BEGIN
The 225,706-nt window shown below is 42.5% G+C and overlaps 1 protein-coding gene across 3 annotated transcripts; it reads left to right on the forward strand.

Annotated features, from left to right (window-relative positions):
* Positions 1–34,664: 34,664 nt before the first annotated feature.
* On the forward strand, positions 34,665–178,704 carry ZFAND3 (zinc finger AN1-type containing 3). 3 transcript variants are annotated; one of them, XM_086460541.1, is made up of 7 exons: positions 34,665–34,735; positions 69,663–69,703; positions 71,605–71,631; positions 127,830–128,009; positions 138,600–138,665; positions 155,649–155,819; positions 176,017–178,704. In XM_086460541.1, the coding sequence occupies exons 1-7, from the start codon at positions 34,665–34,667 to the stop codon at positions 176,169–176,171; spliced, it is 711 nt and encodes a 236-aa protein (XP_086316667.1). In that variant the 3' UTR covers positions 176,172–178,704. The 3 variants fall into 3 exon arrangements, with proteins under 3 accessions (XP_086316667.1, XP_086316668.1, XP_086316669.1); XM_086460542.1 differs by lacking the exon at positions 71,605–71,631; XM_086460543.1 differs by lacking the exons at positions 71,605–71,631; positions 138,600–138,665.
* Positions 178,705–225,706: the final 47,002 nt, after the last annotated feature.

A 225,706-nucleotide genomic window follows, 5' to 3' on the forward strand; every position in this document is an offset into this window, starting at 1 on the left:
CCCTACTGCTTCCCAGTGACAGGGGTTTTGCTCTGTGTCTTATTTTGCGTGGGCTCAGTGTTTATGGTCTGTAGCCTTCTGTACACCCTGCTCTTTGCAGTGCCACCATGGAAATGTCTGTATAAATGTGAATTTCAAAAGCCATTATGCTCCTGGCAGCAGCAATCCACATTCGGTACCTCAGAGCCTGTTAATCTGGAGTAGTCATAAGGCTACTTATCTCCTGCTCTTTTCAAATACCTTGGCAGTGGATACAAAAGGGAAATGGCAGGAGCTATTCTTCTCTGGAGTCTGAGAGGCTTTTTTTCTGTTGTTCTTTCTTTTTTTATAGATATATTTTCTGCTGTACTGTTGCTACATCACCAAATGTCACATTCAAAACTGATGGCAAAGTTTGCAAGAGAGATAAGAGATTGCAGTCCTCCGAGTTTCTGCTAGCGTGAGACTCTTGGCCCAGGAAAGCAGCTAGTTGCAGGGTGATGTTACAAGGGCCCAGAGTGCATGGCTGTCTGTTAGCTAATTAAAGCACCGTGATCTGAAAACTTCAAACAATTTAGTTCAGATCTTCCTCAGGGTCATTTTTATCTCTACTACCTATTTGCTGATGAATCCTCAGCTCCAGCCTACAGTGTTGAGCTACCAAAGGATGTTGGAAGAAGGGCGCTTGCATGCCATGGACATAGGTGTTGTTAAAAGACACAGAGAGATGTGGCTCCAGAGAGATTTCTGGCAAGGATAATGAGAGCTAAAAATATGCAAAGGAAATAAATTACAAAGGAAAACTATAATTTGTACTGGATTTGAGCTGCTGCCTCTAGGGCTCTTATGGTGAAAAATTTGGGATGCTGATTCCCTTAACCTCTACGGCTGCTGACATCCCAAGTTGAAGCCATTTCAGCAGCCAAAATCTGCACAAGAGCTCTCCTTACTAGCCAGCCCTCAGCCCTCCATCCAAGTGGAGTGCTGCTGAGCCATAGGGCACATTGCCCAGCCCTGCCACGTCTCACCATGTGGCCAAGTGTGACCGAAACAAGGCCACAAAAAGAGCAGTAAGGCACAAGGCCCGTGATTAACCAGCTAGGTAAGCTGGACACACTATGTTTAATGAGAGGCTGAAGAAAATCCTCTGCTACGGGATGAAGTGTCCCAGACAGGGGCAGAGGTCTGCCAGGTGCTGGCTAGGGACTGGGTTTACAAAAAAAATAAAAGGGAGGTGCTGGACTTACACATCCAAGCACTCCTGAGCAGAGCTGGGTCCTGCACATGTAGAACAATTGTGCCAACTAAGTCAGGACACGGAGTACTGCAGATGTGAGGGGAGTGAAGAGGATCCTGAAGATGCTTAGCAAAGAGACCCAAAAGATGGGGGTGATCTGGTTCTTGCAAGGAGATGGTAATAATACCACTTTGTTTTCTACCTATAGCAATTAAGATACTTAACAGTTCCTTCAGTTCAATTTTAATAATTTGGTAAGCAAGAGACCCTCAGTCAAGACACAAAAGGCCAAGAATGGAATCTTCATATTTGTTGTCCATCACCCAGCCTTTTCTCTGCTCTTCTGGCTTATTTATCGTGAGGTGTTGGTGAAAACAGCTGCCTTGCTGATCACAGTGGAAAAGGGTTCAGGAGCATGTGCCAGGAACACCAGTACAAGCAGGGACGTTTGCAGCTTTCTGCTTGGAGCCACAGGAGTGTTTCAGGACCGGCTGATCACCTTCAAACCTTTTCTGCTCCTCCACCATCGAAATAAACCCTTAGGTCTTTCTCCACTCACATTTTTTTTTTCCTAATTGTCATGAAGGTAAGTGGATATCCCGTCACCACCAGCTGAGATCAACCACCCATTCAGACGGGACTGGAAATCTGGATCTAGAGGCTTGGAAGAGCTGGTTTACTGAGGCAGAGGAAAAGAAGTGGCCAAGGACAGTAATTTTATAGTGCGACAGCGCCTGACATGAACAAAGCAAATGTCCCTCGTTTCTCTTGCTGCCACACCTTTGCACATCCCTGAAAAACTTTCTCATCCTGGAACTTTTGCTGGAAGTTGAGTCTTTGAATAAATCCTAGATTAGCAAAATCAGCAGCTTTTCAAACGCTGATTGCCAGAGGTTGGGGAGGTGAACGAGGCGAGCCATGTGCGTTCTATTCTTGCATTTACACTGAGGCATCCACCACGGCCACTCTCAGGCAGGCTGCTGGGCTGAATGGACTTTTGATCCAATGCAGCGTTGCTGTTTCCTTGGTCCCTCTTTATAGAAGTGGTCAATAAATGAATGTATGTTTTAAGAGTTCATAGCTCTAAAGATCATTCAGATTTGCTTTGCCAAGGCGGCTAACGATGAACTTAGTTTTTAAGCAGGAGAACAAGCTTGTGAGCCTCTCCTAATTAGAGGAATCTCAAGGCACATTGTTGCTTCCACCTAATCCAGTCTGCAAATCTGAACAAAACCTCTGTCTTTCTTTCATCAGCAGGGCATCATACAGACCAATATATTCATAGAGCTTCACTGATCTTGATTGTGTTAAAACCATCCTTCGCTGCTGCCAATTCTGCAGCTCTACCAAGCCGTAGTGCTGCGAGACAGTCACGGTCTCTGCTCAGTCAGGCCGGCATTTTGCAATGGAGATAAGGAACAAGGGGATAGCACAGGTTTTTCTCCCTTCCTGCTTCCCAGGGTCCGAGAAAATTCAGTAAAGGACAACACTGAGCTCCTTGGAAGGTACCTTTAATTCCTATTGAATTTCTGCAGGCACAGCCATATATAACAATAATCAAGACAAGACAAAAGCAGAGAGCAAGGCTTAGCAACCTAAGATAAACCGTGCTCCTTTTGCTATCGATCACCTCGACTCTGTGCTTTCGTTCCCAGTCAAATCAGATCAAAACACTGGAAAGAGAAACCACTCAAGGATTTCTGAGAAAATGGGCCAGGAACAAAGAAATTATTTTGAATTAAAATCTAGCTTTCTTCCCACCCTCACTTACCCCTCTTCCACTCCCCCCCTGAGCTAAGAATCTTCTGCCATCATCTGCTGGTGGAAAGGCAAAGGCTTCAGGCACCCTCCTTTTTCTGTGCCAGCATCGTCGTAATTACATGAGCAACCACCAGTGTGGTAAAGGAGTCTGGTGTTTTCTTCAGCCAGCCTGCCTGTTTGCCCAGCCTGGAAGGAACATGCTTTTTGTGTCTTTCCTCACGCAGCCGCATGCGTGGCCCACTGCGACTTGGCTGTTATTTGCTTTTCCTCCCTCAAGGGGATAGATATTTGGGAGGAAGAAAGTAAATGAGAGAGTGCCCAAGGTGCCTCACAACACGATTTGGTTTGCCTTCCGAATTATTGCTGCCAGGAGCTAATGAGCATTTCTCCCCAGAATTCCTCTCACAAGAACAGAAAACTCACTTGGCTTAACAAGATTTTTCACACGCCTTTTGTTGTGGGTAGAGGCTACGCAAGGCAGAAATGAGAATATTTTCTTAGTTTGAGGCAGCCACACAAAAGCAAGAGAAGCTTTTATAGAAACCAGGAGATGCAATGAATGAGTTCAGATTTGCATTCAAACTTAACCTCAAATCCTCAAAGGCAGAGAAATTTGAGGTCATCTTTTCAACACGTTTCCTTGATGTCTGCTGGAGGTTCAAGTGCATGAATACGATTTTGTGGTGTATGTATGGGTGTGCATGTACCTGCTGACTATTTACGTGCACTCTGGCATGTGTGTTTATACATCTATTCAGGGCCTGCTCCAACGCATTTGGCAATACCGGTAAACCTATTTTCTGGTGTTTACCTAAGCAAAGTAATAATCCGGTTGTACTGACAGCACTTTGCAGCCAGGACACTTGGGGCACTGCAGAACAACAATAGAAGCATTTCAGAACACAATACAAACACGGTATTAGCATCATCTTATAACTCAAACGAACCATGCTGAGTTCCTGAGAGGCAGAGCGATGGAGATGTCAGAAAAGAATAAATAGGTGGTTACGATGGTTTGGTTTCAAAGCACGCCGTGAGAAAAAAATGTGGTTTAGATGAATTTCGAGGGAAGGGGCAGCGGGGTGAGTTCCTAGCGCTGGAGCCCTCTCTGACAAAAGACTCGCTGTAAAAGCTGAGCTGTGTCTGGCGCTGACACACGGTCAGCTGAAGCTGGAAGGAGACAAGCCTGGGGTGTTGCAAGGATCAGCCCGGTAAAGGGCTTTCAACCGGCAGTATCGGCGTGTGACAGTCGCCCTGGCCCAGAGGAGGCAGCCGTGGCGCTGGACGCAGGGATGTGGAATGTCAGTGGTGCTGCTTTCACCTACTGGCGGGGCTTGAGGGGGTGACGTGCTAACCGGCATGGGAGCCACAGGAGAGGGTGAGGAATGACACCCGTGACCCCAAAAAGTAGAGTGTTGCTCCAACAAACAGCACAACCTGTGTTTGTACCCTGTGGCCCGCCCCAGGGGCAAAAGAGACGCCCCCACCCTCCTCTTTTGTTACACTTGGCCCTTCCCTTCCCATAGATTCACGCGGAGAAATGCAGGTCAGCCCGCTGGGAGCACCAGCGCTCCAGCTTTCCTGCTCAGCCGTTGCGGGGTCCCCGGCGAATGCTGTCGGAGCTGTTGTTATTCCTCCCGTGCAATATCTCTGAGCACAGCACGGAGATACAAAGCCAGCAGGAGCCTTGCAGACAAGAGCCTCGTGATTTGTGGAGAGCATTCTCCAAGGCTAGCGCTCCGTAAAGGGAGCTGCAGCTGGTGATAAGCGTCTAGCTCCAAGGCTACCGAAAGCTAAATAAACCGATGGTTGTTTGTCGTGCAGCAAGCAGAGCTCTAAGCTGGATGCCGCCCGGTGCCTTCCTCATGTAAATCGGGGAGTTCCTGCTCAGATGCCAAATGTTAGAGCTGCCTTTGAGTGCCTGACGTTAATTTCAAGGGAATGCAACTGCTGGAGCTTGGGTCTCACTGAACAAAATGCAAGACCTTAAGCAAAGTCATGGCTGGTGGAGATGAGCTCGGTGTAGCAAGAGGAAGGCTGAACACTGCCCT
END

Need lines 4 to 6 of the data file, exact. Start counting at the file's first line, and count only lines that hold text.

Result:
* On the forward strand, positions 34,665–178,704 carry ZFAND3 (zinc finger AN1-type containing 3). 3 transcript variants are annotated; one of them, XM_086460541.1, is made up of 7 exons: positions 34,665–34,735; positions 69,663–69,703; positions 71,605–71,631; positions 127,830–128,009; positions 138,600–138,665; positions 155,649–155,819; positions 176,017–178,704. In XM_086460541.1, the coding sequence occupies exons 1-7, from the start codon at positions 34,665–34,667 to the stop codon at positions 176,169–176,171; spliced, it is 711 nt and encodes a 236-aa protein (XP_086316667.1). In that variant the 3' UTR covers positions 176,172–178,704. The 3 variants fall into 3 exon arrangements, with proteins under 3 accessions (XP_086316667.1, XP_086316668.1, XP_086316669.1); XM_086460542.1 differs by lacking the exon at positions 71,605–71,631; XM_086460543.1 differs by lacking the exons at positions 71,605–71,631; positions 138,600–138,665.
* Positions 178,705–225,706: the final 47,002 nt, after the last annotated feature.

A 225,706-nucleotide genomic window follows, 5' to 3' on the forward strand; every position in this document is an offset into this window, starting at 1 on the left: